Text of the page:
The Kensington Review

3 April 2006

Latest Commentary: Volume V, Number 40
GAO Study Says Pentagon Cost Overruns Threaten Weapon Quantities -- The General Accounting Office, a non-partisan accounting watchdog agency in the federal government, issued a report on Friday that saw very little media attention. It cited cost overruns of 30-40%, says that these overruns are recurring problems, and that they result in fewer weapons reaching frontline troops. Unlike most such studies, however, this one identifies the core problem, and it offers a solution.

Thai Political Crisis Deepens after Boycotted Election -- Thailand has had a history of angry demonstrations, violent repression of the same and the odd military takeover of the government. Yesterday, it broke new ground with an election boycotted by the opposition, and the ruling party lost in some constituencies even though its candidate was running unopposed. The future in Thailand looks equally confusing.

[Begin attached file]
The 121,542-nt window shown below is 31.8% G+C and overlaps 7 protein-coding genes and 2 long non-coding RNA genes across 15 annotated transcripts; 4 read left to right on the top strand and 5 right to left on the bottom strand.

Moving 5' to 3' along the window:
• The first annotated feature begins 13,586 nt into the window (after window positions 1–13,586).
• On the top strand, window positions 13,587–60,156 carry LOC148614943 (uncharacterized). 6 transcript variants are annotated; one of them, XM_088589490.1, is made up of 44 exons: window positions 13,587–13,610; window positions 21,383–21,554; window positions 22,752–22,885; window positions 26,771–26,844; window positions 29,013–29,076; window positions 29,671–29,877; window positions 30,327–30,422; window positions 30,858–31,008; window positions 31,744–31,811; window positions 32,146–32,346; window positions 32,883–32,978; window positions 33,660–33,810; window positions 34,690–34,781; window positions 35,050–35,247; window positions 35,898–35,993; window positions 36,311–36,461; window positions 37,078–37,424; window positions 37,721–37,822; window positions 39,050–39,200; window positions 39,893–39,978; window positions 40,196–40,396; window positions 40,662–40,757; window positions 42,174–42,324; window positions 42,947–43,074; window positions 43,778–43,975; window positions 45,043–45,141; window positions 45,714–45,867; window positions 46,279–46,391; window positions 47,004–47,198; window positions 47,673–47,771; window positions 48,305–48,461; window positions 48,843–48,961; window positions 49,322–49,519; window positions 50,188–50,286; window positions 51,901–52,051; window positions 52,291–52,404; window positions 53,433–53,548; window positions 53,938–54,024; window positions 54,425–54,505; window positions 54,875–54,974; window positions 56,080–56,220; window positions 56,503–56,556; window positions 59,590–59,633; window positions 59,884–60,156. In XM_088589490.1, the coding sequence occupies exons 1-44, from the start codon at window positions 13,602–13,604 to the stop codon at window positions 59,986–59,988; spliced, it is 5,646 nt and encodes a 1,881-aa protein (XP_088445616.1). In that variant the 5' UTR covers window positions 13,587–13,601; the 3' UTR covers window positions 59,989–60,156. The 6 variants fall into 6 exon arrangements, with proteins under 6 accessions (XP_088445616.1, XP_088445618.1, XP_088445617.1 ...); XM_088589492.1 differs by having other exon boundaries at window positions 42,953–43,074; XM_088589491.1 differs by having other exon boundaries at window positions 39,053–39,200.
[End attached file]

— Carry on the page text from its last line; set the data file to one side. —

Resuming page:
Carry Trade Unwinding Hits Iceland and New Zealand -- “Everything is connected to everything else,” said Vladimir Lenin. While he wasn’t talking about the world currency markets, he could have been. Because Japanese retailers, US hedge funds and European banks have been able to borrow cheaply in their currencies and invest those funds elsewhere, the smaller economies of the world now face declining currencies or higher-than-necessary interests rates. Two examples of this are at opposite ends of the world: Iceland and New Zealand.

Nigerian Soccer Refs Told Bribes Shouldn’t Influence Decisions -- Truth is stranger than fiction, and in this case, it is stranger than science fiction. The soccer powers that be in Nigeria have told the referees in the Nigerian Football Association that they may accept bribes from teams, but they shouldn’t let the bribes influence their decisions on the field. This is unconscionable.

© Copyright 2006 by The Kensington Review, Jeff Myhre, PhD, Editor. No part of this publication may be reproduced without written consent. Produced using Fedora Linux.


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